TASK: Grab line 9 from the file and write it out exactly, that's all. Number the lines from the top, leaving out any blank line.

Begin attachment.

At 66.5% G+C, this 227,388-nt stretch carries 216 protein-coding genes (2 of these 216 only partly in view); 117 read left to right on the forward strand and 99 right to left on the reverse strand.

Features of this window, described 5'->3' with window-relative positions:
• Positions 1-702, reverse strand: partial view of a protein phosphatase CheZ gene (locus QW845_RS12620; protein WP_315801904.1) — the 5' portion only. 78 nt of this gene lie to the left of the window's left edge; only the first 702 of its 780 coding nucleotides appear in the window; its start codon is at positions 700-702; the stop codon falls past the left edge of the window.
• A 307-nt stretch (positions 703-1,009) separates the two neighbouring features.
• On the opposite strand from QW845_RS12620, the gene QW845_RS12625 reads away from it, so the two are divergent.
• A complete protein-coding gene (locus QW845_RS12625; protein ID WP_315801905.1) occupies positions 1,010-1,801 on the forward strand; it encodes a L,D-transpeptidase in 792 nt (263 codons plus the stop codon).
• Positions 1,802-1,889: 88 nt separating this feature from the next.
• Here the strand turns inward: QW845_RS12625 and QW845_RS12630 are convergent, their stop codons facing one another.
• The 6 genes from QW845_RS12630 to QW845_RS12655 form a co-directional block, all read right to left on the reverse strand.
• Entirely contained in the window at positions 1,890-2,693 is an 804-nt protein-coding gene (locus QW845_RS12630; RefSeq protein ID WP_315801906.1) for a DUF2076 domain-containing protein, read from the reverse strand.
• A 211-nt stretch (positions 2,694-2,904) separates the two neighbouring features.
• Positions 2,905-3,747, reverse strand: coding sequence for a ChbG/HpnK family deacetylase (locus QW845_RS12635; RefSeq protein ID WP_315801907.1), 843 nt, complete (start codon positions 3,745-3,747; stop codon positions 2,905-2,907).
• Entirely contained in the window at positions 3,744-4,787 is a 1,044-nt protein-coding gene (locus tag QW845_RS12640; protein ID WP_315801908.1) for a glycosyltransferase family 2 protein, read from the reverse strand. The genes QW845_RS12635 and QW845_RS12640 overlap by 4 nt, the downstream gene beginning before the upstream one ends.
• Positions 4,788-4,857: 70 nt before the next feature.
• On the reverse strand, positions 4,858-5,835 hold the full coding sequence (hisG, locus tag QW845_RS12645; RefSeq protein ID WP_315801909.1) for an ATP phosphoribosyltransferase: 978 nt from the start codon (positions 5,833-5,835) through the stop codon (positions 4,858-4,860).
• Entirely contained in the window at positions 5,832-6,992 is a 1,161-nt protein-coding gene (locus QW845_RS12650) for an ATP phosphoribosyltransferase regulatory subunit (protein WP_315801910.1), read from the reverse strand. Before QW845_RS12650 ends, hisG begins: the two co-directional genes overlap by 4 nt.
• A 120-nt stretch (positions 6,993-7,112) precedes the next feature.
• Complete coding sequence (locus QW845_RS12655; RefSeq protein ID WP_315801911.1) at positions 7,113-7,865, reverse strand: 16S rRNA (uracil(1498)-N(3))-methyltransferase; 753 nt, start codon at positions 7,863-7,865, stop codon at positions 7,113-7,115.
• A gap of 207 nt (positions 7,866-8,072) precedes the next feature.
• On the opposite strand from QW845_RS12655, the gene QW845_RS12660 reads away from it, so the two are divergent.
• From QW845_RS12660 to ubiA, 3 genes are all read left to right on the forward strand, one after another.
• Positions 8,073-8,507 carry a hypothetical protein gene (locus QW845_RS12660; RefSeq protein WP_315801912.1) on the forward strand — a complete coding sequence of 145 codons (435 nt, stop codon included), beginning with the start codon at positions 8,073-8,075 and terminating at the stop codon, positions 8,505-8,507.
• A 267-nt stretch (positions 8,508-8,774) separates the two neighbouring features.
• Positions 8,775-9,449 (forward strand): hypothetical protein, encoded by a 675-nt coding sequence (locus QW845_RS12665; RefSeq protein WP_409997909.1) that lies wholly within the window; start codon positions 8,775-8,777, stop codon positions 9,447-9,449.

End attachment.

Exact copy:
• The 6 genes from QW845_RS12630 to QW845_RS12655 form a co-directional block, all read right to left on the reverse strand.